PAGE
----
Olga Tokarczuk has become the first Polish writer to win the Man Booker International Prize.
Her novel, Flights took home the £50,000 prize. She will split it with her translator Jennifer Croft.
As reported from the press release:
Olga Tokarczuk is a multiple award winner and bestseller in Poland whose work is now gaining recognition in the English-speaking world. She trained as a psychologist at the University of Warsaw, and her interest in Jung continues to influence her work. Her first book, a collection of poems, was published in 1989. She is the author of eight novels and two short-story collections. Alongside her writing she co-hosts a boutique literary festival near her home in Lower Silesia in southern Poland.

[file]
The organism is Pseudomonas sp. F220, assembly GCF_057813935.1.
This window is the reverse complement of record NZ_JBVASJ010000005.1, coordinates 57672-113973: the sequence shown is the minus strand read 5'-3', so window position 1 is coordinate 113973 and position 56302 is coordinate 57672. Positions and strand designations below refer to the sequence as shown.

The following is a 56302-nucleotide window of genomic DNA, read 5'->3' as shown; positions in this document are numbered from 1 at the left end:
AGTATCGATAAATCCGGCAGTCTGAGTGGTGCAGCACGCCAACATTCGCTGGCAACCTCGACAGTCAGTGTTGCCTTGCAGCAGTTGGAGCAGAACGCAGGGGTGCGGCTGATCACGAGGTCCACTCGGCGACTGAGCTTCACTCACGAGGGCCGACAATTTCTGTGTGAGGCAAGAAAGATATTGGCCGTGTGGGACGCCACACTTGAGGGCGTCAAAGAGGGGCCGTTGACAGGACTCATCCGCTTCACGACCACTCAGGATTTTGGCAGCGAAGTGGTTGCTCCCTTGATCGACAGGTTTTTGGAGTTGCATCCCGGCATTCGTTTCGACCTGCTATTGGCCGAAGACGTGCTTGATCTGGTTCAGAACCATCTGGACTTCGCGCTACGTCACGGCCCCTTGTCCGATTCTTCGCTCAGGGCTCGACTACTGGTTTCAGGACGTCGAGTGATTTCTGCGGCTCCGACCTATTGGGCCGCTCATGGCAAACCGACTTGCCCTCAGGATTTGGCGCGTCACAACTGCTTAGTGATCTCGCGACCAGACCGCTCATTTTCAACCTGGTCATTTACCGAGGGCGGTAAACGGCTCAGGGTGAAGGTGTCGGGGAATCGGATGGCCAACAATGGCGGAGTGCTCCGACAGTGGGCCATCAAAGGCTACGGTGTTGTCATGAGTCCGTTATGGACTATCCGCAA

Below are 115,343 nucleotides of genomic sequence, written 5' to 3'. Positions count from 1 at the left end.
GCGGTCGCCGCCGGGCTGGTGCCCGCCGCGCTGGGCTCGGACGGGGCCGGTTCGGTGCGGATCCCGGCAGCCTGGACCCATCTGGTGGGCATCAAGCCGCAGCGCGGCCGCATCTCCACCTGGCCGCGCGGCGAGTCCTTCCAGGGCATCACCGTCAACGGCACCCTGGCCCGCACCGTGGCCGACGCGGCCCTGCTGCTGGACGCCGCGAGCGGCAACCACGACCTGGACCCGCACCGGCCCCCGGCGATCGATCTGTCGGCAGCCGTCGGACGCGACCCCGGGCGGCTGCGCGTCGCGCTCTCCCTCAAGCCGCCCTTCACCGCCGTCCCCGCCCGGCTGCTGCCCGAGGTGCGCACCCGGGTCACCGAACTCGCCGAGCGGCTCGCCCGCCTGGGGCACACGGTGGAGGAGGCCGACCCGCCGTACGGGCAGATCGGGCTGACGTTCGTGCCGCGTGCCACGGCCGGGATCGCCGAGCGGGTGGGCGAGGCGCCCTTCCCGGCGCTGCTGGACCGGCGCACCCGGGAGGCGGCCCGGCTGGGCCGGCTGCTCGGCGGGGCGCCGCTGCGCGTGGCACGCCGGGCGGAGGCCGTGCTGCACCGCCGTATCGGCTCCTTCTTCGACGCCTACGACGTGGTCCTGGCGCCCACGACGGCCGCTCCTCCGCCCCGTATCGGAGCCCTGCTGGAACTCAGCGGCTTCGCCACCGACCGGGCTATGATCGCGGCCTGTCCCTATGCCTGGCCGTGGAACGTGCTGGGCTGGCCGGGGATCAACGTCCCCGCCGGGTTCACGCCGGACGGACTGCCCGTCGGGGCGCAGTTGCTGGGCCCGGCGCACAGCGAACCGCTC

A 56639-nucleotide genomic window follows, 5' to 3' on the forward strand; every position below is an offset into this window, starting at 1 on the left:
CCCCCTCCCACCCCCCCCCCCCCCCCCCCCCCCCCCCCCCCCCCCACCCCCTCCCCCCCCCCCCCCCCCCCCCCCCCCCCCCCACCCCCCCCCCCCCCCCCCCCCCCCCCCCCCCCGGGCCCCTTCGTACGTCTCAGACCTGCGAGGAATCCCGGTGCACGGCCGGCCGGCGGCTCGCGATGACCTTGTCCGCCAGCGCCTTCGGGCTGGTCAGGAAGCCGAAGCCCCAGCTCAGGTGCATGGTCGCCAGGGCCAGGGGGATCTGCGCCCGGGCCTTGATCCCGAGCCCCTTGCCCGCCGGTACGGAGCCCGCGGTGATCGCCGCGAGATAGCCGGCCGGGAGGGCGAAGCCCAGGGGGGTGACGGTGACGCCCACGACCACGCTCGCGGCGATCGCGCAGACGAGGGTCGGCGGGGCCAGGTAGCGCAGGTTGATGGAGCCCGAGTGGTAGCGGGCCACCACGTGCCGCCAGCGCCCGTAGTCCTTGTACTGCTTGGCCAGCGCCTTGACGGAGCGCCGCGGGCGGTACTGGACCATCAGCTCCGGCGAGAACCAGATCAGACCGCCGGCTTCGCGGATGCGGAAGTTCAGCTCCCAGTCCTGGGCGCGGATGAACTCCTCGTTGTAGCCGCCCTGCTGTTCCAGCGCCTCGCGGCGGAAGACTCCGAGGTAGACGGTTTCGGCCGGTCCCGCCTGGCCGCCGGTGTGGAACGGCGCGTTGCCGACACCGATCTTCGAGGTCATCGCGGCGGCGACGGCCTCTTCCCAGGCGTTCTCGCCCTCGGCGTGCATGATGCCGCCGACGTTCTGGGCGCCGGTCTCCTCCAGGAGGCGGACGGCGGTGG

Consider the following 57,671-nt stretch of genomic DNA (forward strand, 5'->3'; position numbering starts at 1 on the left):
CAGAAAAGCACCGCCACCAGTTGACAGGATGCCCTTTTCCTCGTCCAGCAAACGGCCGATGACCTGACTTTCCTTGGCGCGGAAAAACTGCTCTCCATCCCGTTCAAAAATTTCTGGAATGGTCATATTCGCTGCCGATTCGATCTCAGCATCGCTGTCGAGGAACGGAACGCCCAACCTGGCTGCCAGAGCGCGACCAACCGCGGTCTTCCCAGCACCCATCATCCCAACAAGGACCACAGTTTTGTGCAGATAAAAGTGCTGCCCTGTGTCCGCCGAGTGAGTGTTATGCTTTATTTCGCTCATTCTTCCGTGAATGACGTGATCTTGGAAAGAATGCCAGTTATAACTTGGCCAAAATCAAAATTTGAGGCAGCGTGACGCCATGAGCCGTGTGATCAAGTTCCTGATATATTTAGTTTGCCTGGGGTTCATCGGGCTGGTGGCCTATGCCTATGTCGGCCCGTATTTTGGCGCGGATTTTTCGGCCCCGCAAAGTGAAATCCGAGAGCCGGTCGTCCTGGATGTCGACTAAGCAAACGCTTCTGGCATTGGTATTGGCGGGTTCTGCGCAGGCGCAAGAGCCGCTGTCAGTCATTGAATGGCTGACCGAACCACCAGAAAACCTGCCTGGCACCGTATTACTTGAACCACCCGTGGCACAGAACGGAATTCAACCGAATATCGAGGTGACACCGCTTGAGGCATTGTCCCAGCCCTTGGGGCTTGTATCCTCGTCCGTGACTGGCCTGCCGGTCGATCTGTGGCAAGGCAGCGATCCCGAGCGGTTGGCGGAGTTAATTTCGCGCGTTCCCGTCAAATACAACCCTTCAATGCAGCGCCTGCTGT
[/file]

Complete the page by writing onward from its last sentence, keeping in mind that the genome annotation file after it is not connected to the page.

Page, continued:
Jennifer Croft translates from Polish, Spanish and Ukrainian, having studied for an MFA in Literary Translation at the University of Iowa and lived in Argentina and Poland. Now resident in Los Angeles, she is a founding editor of the Buenos Aires Review.
Flights is a novel of linked fragments, from the 17th century to the present day, connected by themes of travel and human anatomy
The Financial Times called Flights ‘A philosophical tale for our frantic times’. Adam Mars-Jones wrote of it in the London Review of Books: ‘Flights could almost be an inventory of the ways narrative can serve a writer short of, and beyond, telling a story. The book’s prose is a lucid medium in which narrative crystals grow to an ideal size, independent structures not disturbing the balance of the whole.’ “